It was a love fest for Rep. Benjamin L. Cardin as nearly every elected Democrat in Howard County came out Tuesday to announce they were backing the veteran lawmaker in his bid to succeed U.S. Sen. Paul S. Sarbanes (D), who is retiring next year.

Cardin also drew support from the Rev. John L. Wright, a prominent leader among African Americans who heads one of the county's largest black churches, First Baptist Church of Guilford, and is a former president of the Maryland State Conference of Branches, NAACP.

Wright said he believes Cardin will focus on improving health care for seniors and providing a better education for children.

"He will enhance our health care, he will continue to develop our city of Baltimore to better the living standards, and he will raise the spirit of people to help themselves make a better life," Wright said in a written statement he distributed during the gathering at the Belmont Conference Center, a historic 18th-century estate near Elkridge owned by the Howard Community College Educational Foundation.

The endorsements are the latest from political leaders around Maryland as Cardin draws on his longtime connections to local elected officials, the Maryland General Assembly and Congress. House Minority Whip Steny H. Hoyer (D-Md.) is supporting Cardin. Last week, 17 Anne Arundel County lawmakers announced they were backing him as well. Cardin said he expects similar announcements soon in Montgomery and Prince George's counties.

In Howard this week, Cardin drew kudos for his hard work and modesty. Local lawmakers said that is a potent combination that could help seal victory in next year's Democratic primary and general election.

Cardin, a former speaker of the Maryland House of Delegates, faces at least two potential Democratic rivals, including Kweisi Mfume, a former congressman from Baltimore and former head of the national NAACP who has announced his candidacy, and Rep. Chris Van Hollen, a Montgomery County Democrat who is exploring whether he should seek his party's nomination. On the Republican side, Maryland Lt. Gov. Michael S. Steele is contemplating the race.

"Cardin is unpretentious and well-known for hard work," Howard County Sheriff Charles M. Cave (D) said before the group of local officials gathered at Belmont. "I like him because he is who he is. You can get a lot done that way."

County Executive James N. Robey (D), who is barred by term limits from seeking a third term next year, said backing Cardin was an easy decision.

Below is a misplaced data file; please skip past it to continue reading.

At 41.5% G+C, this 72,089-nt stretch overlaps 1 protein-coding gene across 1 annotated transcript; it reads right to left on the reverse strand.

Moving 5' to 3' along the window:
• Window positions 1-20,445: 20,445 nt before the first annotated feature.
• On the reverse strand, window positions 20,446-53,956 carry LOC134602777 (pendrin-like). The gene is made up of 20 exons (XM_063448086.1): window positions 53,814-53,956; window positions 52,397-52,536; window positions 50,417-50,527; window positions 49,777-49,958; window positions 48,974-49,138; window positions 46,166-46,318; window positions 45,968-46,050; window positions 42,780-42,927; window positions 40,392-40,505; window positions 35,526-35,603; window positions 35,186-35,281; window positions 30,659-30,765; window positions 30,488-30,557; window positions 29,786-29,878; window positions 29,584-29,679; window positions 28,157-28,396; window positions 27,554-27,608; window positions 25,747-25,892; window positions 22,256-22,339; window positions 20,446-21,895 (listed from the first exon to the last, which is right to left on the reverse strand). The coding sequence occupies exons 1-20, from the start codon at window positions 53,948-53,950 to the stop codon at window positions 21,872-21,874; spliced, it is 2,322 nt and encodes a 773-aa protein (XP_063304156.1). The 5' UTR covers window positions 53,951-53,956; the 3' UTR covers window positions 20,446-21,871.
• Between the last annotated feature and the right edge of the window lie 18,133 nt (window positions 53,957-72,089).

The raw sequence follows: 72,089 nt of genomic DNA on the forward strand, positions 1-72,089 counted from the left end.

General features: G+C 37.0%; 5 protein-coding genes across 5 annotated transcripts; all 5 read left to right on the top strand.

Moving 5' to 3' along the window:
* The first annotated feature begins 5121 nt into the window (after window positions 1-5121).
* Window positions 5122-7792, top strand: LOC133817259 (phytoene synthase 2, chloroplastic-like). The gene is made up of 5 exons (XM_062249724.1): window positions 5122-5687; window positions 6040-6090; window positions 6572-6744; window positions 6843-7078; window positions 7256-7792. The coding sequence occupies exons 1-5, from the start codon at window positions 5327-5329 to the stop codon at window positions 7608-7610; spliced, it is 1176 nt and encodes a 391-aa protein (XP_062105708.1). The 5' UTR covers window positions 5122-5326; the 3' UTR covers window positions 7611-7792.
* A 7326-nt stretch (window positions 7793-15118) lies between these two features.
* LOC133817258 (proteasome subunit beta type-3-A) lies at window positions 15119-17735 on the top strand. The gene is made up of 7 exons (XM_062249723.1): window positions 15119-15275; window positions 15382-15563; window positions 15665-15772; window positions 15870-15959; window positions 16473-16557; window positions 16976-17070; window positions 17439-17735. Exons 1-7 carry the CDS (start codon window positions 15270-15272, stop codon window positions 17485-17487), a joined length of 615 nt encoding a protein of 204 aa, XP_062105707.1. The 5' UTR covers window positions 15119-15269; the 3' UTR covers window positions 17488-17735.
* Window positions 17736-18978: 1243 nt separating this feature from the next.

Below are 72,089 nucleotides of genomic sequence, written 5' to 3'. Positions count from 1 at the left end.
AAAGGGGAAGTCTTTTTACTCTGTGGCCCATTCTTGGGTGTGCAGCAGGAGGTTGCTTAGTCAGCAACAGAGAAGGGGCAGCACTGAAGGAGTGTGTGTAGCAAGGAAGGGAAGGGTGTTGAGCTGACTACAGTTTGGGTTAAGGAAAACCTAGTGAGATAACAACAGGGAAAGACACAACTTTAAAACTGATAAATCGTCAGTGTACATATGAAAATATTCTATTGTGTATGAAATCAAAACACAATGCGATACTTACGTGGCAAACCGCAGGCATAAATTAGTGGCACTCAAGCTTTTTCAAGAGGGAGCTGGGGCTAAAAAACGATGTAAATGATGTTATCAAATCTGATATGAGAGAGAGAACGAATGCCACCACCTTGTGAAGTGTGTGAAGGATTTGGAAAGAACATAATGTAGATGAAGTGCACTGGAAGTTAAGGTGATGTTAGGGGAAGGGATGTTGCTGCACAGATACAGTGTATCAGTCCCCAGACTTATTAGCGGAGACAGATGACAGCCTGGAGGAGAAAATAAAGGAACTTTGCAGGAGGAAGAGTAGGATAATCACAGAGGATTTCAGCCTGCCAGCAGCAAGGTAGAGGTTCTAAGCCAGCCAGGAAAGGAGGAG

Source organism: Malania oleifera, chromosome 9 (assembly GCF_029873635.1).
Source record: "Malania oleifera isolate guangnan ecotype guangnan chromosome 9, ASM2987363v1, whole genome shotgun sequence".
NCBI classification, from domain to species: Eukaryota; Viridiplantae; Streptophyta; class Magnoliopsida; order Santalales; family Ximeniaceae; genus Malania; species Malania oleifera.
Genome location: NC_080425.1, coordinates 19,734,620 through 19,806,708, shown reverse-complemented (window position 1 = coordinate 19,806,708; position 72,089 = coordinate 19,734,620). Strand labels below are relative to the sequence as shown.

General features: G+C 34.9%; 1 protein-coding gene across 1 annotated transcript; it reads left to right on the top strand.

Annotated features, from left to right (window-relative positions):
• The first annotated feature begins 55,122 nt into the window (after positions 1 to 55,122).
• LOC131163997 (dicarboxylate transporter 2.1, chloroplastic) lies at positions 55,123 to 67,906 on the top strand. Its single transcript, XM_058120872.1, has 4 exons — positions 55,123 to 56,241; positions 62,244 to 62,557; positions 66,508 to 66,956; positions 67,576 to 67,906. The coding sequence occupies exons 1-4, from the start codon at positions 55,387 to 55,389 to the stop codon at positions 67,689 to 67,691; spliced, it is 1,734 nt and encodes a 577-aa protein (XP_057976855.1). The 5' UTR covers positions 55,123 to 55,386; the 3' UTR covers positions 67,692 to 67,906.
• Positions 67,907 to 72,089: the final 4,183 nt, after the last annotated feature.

"He's a doer. . . . When I heard Ben was running, my choice was quick and very simple," Robey said.

Robey was the only politician who spoke formally to the gathering of backers, staff members and public officials. The others stood behind Cardin at the entrance to the Belmont manor house while he outlined his goals, including improving the environment, with particular attention to the Chesapeake Bay. He also said he would continue to push for universal health care coverage and to seek more money for education.

He criticized the Bush administration for requiring school systems to make substantial academic improvements and increase scores on standardized tests without increased funding.

Cardin also said he would continue his efforts to keep Social Security from becoming privatized.

The early endorsement from his political colleagues in Howard, including some who worked with him during his 20 years in the General Assembly, "speaks volumes," he said.

"These endorsements in Howard County give me energy to move forward to make sure we win next November," Cardin said.

Those supporting Cardin included County Council Chairman Guy Guzzone (D-Southeast County); council members David A. Rakes (D-East Columbia) and Ken Ulman (D-West Columbia); State's Attorney Timothy J. McCrone; state Sen. Edward J. Kasemeyer (D-Baltimore County); Dels. Elizabeth Bobo (D-Howard), Steven J. DeBoy Sr. (D-Howard), James E. Malone Jr. (D-Baltimore County), Shane E. Pendergrass (D-Howard) and Neil F. Quinter (D-Howard); and former County Council member Paul Farragut.

Del. Frank S. Turner (D-Howard), who didn't attend the Tuesday morning gathering and whose name was not on a list of backers, said that afternoon that he had decided to support Cardin.

"I think ideally I would have preferred that this process take place a little later. I think Ben has done an excellent job as a congressman. He is very forthcoming. . . . He would be an excellent United States senator. I also believe others would be, too, Chris and Kweisi. I have a very good relationship with all three of them," he said.

Cardin, he said, "has always been a straight shooter with me. That's the thing I like about him the most."

Meanwhile, the race to succeed Cardin in the 3rd Congressional District has been heating up. Quinter, who is head of the Howard County delegation in Annapolis, has announced that he is seeking the nomination, along with Baltimore City Commissioner of Health Peter L. Beilenson. State Sen. Paula C. Hollinger (D-Baltimore County) also is said to be interested, in addition to Del. Jon S. Cardin (D-Baltimore County), who is Benjamin Cardin's nephew; Del. Maggie L. McIntosh (D-Baltimore); Del. Robert A. Zirkin (D-Baltimore County); and Anne Arundel County Executive Janet S. Owens (D).

The 3rd District covers parts of Baltimore City and Baltimore, Anne Arundel and Howard counties. About 12 percent of the district lies in Howard. The remainder of Howard is situated in the 7th Congressional District, represented by Rep. Elijah E. Cummings (D).

U.S. Rep. Ben Cardin (D) told supporters near Elkridge that improving the environment is among his goals.Among those who endorsed Cardin on Tuesday were Howard County Executive James N. Robey (D), above, and the Rev. John L. Wright, left, in photo at right.